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Pedestrian flow-path modeling to support tsunami evacuation and disaster relief planning in the U.S. Pacific Northwest

June 20, 2016

Successful evacuations are critical to saving lives from future tsunamis. Pedestrian-evacuation modeling related to tsunami hazards primarily has focused on identifying areas and the number of people in these areas where successful evacuations are unlikely. Less attention has been paid to identifying evacuation pathways and population demand at assembly areas for at-risk individuals that may have sufficient time to evacuate. We use the neighboring coastal communities of Hoquiam, Aberdeen, and Cosmopolis (Washington, USA) and the local tsunami threat posed by Cascadia subduction zone earthquakes as a case study to explore the use of geospatial, least-cost-distance evacuation modeling for supporting evacuation outreach, response, and relief planning. We demonstrate an approach that uses geospatial evacuation modeling to (a) map the minimum pedestrian travel speeds to safety, the most efficient paths, and collective evacuation basins, (b) estimate the total number and demographic description of evacuees at predetermined assembly areas, and (c) determine which paths may be compromised due to earthquake-induced ground failure. Results suggest a wide range in the magnitude and type of evacuees at predetermined assembly areas and highlight parts of the communities with no readily accessible assembly area. Earthquake-induced ground failures could obstruct access to some assembly areas, cause evacuees to reroute to get to other assembly areas, and isolate some evacuees from relief personnel. Evacuation-modeling methods and results discussed here have implications and application to tsunami-evacuation outreach, training, response procedures, mitigation, and long-term land use planning to increase community resilience.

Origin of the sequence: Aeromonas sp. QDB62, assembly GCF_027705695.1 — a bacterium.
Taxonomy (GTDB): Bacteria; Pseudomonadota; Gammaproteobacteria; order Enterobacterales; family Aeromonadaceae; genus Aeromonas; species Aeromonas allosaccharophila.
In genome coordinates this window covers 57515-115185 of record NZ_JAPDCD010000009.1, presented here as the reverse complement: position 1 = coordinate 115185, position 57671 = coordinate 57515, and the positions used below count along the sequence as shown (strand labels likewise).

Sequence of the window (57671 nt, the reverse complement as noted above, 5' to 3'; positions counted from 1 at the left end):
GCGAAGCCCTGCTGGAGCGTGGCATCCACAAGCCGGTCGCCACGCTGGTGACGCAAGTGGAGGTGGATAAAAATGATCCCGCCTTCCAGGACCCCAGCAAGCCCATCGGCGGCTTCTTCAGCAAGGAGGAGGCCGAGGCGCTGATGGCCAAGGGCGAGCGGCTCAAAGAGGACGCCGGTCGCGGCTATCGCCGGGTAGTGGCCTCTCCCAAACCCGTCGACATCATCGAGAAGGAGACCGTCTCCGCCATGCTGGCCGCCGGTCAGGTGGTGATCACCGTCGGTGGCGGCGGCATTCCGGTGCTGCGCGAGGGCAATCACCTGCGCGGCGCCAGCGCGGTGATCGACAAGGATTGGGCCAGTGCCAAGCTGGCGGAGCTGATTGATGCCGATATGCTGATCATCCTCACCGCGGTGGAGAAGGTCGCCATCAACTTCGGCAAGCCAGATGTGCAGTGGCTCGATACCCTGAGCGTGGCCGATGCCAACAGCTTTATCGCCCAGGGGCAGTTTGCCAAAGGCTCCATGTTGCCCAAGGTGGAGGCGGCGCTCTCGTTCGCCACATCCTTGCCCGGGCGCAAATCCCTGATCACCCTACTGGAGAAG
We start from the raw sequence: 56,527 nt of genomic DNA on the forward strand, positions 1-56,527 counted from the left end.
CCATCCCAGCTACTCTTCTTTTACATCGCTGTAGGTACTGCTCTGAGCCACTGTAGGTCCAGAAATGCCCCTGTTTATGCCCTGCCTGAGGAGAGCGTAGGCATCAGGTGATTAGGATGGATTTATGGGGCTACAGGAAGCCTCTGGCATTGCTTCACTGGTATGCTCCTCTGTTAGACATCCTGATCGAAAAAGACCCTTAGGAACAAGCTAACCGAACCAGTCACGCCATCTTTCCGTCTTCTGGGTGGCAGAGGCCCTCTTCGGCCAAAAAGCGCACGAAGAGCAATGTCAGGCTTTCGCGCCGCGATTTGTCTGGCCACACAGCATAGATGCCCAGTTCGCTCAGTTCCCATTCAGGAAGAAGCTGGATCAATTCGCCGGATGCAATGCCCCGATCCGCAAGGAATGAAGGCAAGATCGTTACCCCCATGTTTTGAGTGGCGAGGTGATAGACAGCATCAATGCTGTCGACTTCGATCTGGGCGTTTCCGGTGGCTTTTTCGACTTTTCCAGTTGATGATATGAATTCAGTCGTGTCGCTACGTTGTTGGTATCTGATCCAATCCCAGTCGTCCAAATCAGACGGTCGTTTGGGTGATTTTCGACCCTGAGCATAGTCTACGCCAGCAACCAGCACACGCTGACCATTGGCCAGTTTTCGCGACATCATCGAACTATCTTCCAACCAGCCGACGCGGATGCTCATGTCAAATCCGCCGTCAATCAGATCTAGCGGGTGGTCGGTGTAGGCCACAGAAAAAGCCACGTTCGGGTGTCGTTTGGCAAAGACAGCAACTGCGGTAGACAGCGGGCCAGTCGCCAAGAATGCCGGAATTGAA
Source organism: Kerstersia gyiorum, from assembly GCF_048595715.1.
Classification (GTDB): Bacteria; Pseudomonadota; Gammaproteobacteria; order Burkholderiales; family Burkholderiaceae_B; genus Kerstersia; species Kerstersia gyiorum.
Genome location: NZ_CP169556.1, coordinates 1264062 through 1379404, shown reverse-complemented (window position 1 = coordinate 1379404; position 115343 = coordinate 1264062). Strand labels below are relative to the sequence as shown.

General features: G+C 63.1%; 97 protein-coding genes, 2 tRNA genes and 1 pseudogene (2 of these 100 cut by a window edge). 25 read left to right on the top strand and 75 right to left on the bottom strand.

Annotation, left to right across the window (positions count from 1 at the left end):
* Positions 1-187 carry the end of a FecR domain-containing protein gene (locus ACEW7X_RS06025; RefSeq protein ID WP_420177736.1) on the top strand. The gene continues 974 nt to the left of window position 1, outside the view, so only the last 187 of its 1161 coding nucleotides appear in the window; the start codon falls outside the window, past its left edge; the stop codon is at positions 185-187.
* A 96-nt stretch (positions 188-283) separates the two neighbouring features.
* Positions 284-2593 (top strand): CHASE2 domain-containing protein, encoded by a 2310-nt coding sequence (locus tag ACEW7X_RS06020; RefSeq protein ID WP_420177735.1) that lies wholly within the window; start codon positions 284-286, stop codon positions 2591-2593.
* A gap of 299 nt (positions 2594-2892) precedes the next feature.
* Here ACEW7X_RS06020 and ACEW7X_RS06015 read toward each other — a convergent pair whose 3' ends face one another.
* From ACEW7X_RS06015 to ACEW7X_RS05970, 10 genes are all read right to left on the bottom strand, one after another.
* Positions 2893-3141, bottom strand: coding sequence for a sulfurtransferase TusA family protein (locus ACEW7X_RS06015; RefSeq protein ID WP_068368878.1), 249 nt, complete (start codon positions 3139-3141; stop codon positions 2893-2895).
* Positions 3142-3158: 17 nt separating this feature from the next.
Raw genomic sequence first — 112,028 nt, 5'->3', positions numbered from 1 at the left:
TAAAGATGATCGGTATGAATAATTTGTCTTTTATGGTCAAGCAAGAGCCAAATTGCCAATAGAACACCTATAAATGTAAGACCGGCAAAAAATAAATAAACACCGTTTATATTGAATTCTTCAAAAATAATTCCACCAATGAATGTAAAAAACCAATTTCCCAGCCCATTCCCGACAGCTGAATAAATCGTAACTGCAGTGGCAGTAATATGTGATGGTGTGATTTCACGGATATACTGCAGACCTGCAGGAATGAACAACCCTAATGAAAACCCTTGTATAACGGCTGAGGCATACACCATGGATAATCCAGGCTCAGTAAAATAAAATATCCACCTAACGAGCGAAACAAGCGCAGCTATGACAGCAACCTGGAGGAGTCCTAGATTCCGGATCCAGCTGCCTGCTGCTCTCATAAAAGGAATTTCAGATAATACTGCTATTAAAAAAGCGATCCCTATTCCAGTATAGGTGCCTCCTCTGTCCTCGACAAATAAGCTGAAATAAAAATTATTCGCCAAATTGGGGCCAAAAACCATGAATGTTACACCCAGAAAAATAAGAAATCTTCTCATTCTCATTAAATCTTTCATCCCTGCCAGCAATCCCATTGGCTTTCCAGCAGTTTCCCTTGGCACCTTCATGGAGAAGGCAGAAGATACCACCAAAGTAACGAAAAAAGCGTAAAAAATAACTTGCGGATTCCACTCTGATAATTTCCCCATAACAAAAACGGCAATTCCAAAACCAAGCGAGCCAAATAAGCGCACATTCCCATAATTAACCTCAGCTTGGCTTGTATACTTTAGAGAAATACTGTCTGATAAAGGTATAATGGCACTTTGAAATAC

Publication Year 2016
Title Pedestrian flow-path modeling to support tsunami evacuation and disaster relief planning in the U.S. Pacific Northwest
DOI 10.1016/j.ijdrr.2016.05.010
Authors Nathan J. Wood, Jeanne M. Jones, Mathew Schmidtlein, John Schelling, T. Frazier
Publication Type Article
Publication Subtype Journal Article
Series Title International Journal of Disaster Risk Reduction
Index ID 70173967
Record Source USGS Publications Warehouse
USGS Organization Western Geographic Science Center